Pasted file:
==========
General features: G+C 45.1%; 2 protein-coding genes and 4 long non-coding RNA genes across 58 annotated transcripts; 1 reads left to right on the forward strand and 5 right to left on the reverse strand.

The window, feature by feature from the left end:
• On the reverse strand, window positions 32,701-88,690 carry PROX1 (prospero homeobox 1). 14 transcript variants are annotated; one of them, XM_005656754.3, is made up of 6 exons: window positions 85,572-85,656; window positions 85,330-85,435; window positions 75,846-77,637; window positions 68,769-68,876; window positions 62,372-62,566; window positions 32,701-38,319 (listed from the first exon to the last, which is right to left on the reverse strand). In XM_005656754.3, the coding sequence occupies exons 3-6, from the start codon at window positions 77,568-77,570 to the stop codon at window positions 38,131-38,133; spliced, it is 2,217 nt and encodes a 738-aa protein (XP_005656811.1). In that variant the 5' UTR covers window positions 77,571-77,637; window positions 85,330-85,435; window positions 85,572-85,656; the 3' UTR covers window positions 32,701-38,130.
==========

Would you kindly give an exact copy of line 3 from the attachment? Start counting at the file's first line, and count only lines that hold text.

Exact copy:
• On the reverse strand, window positions 32,701-88,690 carry PROX1 (prospero homeobox 1). 14 transcript variants are annotated; one of them, XM_005656754.3, is made up of 6 exons: window positions 85,572-85,656; window positions 85,330-85,435; window positions 75,846-77,637; window positions 68,769-68,876; window positions 62,372-62,566; window positions 32,701-38,319 (listed from the first exon to the last, which is right to left on the reverse strand). In XM_005656754.3, the coding sequence occupies exons 3-6, from the start codon at window positions 77,568-77,570 to the stop codon at window positions 38,131-38,133; spliced, it is 2,217 nt and encodes a 738-aa protein (XP_005656811.1). In that variant the 5' UTR covers window positions 77,571-77,637; window positions 85,330-85,435; window positions 85,572-85,656; the 3' UTR covers window positions 32,701-38,130.